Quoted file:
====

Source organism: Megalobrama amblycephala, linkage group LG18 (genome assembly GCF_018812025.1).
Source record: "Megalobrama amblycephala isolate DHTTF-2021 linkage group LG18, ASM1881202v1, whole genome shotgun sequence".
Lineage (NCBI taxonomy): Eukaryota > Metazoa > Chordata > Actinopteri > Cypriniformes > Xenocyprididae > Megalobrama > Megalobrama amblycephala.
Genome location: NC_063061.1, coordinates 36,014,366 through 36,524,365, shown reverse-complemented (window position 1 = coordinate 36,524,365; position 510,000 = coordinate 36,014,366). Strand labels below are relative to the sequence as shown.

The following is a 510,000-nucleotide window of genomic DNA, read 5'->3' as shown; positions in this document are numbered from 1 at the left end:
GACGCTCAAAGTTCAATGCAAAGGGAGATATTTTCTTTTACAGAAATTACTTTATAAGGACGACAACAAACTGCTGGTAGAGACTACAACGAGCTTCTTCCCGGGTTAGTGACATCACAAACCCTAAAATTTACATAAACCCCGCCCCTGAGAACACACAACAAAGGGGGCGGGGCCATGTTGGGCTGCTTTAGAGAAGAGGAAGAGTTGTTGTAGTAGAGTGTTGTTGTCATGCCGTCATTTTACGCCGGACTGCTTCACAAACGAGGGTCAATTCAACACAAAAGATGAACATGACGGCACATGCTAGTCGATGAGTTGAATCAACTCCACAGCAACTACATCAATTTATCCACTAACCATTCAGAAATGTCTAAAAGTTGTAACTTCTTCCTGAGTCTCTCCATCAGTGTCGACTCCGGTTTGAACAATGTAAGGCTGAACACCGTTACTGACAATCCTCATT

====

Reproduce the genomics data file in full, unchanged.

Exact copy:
Source organism: Megalobrama amblycephala, linkage group LG18 (genome assembly GCF_018812025.1).
Source record: "Megalobrama amblycephala isolate DHTTF-2021 linkage group LG18, ASM1881202v1, whole genome shotgun sequence".
Lineage (NCBI taxonomy): Eukaryota > Metazoa > Chordata > Actinopteri > Cypriniformes > Xenocyprididae > Megalobrama > Megalobrama amblycephala.
Genome location: NC_063061.1, coordinates 36,014,366 through 36,524,365, shown reverse-complemented (window position 1 = coordinate 36,524,365; position 510,000 = coordinate 36,014,366). Strand labels below are relative to the sequence as shown.

The following is a 510,000-nucleotide window of genomic DNA, read 5'->3' as shown; positions in this document are numbered from 1 at the left end:
GACGCTCAAAGTTCAATGCAAAGGGAGATATTTTCTTTTACAGAAATTACTTTATAAGGACGACAACAAACTGCTGGTAGAGACTACAACGAGCTTCTTCCCGGGTTAGTGACATCACAAACCCTAAAATTTACATAAACCCCGCCCCTGAGAACACACAACAAAGGGGGCGGGGCCATGTTGGGCTGCTTTAGAGAAGAGGAAGAGTTGTTGTAGTAGAGTGTTGTTGTCATGCCGTCATTTTACGCCGGACTGCTTCACAAACGAGGGTCAATTCAACACAAAAGATGAACATGACGGCACATGCTAGTCGATGAGTTGAATCAACTCCACAGCAACTACATCAATTTATCCACTAACCATTCAGAAATGTCTAAAAGTTGTAACTTCTTCCTGAGTCTCTCCATCAGTGTCGACTCCGGTTTGAACAATGTAAGGCTGAACACCGTTACTGACAATCCTCATT